peroxisomal proteins directly P. pastors and H. polymorpha cells were

metabolically labeled with ["S]methionine/cysteine during the entire time cells

were growing in methanolic media containing low sulfate to stationary phase. At

this point the cells were harvested and resuspended in media containing excess,

unlabeled methionine and cysteine (to chase the radiolabeled amino acids) and

glucose or methanol. Samples were taken at 0 and 3 hours of chase, cell-free

extracts prepared and separated on 7.5% SDS-polyacrylamide gels. The bands

corresponding to DHAS and AOX (see Fig. 3-1) were excised from the gels,

solubilized and the radioactivity quantified in a scintillation counter. In some

cases the gels were transferred to nitrocellulose blots to which film was exposed.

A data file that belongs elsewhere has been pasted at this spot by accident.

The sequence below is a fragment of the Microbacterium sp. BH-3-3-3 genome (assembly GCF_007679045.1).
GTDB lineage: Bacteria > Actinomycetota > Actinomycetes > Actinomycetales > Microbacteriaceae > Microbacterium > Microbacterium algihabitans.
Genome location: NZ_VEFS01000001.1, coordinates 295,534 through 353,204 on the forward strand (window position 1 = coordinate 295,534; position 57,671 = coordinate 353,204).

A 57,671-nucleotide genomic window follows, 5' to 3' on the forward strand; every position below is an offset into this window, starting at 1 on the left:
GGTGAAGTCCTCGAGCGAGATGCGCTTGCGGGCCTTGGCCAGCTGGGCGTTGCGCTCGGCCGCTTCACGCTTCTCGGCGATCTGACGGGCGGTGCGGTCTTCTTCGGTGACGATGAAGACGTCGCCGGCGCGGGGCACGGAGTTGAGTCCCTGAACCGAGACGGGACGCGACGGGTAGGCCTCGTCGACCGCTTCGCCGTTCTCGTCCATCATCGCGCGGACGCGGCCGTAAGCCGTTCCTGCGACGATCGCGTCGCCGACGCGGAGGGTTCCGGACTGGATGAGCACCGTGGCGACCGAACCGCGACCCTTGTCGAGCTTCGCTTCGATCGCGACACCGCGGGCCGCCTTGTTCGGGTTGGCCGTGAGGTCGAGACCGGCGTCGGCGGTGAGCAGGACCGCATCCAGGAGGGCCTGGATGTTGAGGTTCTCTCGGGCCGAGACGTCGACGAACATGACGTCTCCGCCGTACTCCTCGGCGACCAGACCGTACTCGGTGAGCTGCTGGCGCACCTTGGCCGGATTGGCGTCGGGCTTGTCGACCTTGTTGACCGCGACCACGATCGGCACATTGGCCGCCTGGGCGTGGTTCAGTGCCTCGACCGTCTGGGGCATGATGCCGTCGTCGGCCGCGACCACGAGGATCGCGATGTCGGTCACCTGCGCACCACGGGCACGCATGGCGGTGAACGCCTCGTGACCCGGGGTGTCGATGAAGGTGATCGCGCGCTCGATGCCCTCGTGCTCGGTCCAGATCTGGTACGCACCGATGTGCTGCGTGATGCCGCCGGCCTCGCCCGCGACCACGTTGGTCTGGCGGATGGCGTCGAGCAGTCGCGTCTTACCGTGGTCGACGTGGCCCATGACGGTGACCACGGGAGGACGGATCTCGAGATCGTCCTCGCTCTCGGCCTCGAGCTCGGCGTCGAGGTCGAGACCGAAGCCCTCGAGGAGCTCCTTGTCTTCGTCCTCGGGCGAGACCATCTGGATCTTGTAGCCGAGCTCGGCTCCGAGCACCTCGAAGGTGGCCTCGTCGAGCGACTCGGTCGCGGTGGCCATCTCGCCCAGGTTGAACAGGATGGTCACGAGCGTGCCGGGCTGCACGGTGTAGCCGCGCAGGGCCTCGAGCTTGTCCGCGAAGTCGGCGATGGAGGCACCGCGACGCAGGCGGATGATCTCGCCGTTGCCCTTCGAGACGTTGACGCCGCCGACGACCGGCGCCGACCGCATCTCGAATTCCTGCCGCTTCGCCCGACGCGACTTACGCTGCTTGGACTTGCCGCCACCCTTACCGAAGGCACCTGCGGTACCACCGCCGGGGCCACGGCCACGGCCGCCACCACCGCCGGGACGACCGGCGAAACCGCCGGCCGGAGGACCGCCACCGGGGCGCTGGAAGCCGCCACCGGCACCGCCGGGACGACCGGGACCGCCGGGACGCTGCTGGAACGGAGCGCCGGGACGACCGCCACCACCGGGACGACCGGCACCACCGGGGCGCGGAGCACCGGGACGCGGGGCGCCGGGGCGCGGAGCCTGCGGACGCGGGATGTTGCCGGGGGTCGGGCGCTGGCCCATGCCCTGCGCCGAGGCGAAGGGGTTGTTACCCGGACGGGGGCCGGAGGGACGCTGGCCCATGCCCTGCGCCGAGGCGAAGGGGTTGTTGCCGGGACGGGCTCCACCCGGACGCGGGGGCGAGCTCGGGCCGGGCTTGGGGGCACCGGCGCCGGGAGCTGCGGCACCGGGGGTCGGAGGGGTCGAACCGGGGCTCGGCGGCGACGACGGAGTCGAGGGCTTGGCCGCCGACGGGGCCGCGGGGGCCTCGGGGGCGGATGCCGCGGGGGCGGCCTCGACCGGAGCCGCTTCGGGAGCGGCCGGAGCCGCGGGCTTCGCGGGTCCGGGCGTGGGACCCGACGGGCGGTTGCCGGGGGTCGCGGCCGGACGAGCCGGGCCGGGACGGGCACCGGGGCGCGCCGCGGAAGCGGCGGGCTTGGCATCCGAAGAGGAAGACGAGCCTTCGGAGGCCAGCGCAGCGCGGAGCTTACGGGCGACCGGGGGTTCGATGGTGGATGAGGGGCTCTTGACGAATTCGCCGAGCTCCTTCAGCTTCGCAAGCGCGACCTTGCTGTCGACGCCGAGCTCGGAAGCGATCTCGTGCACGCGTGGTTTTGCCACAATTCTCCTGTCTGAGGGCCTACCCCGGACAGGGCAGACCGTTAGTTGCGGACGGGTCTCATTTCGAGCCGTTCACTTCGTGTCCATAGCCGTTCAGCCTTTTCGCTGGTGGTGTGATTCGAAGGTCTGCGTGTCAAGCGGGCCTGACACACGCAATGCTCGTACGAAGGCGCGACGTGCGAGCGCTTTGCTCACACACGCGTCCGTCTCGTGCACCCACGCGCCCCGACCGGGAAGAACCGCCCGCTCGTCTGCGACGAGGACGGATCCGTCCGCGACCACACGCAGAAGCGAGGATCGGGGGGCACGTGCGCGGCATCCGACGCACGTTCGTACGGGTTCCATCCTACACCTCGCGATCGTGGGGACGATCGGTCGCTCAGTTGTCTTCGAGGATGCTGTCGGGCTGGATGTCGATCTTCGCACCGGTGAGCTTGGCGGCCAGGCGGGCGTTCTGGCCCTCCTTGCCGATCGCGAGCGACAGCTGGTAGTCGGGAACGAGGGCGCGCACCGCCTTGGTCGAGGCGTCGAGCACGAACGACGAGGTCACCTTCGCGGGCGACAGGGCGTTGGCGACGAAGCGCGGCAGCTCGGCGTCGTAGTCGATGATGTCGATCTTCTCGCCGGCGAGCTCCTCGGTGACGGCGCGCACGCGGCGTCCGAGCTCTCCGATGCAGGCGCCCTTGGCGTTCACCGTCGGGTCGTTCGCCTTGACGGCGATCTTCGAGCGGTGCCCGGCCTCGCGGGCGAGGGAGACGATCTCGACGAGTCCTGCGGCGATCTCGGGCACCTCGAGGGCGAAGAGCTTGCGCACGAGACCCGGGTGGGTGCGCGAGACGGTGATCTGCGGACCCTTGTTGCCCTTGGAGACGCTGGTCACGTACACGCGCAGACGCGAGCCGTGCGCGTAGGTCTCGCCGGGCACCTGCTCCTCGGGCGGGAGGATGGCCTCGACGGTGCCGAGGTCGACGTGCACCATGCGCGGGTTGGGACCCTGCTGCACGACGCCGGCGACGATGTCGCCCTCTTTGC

In these cases the bands corresponding to AOX and DHAS on the resulting

autoradiographs were quantified by laser densitometry. These data yielded

essentially the same results as those in which bands were excised from the gels

and counted. The results from both of these procedures were combined and are

shown in Fig. 3-2. It can be observed that the peroxisomal proteins are stable in

methanol but rapidly degraded in the presence of glucose. This indicates that

the degradation of peroxisomal proteins is enhanced when the carbon and

energy source is changed to glucose in both methylotrophic yeasts examined.

I next examined whether, since AOX and DHAS are stable in stationary

cultures in methanolic media, synthesis of these proteins is low. In order to test

this hypothesis the incorporation of radiolabeled methionine and cysteine into

peroxisomal proteins was evaluated. H. polymorpha and P. pastors cells were

grown in low sulfate media containing methanol either to log or stationary growth